Exercise addiction is real. It is not a bad thing unless you take it to extremes. I have learned to reduce the length of my workouts and raise the intensity of them.

0
22424c9eef944ade83d4e4ffda907056

(1402)

on August 03, 2011
at 05:17 PM

I went from sweating my weight in water every month to almost never sweating. I suppose I went from being addicted to cardio/exercising (sweating) to just being addicted to expending energy (not sweating for the most part). I used to spend 2 or 3 hours in the gym an average of 5 nights a week. It's hard to say what I did consistently because I was consistently so out of energy it was whether a Red Bull could get me going or not to determine if I'd work out every day (that's a slight exaggeration, but you get the point).

0
77877f762c40637911396daa19b53094

(78467)

on August 03, 2011
at 04:54 PM

This happened to me during basic training for the military: had to take a layoff for the first tiem in years. Haven't taken a layoff since(years ago). Twice per day weights, 1 hour of walking--6 months without a day off.

0
9adbf19e76ac38da796f29302c4be90a

on August 03, 2011
at 01:35 PM

I know that being 39 with a job and family makes it nearly impossible to be an exercise addict.

:)

My uneducated guess is that extreme exercisers probably have a need for extreme control....like extreme dieters do. I do not consider the paleo I practice to be an extreme diet but I suppose some people could take it down that path.

7d0c3ea9bf8be00b93e6433d8f125ac3

(7540)

on August 03, 2011
at 02:53 PM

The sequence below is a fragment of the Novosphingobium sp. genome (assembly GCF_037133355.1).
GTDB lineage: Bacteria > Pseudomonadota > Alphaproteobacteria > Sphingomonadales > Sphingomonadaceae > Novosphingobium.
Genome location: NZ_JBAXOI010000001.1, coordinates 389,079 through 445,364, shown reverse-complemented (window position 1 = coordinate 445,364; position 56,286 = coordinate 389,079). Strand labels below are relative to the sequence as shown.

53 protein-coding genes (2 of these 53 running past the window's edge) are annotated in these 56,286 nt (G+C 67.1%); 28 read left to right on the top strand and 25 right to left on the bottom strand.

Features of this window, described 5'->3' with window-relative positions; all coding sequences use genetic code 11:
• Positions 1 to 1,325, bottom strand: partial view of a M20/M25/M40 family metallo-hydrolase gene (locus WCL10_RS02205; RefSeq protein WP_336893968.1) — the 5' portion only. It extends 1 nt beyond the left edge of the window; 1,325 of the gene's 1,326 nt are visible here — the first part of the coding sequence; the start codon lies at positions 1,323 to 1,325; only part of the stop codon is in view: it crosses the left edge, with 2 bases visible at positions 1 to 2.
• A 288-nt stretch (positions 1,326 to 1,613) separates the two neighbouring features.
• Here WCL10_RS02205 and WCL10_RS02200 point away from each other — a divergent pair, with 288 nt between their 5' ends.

I used to have this problem (much better now, I guess it's not fully gone but whatever) and control had nothing do to with it at all. It was just a compulsive need to move, and extreme anxiety if I had to deviate from my normal exercise routine. Kind of an OCD type thing, not a conscious decision on my part.

9adbf19e76ac38da796f29302c4be90a

(209)

on August 03, 2011
at 03:36 PM

http://addictions.about.com/od/lesserknownaddictions/a/exerciseadd.htm snip- A central function of exercise addiction is the sense of control -– over mood, the body, the environment -- that exercise provides. It also provides a sense of structure. Ironically, as with other addictions, the attempt to exert control eventually leads to a loss of control over the ability to balance the activity with other priorities in life.

9adbf19e76ac38da796f29302c4be90a

(209)

on August 03, 2011
at 09:56 PM

I am sorry your had this issue and am happy things are better. My point above is that compulsion is related to control, specifically the lack of it. So I must disagree

7d0c3ea9bf8be00b93e6433d8f125ac3

(7540)

on August 04, 2011
at 02:42 AM

I'm really not sure and obviously I'm not expert, but just from my experience, it was the ridiculous anxiety and panic that came from not fulfilling the compulsion that led to the feeling of "not being in control" rather than the other way around. But who knows how these things work. Either way I'm just happy that things are much better now :)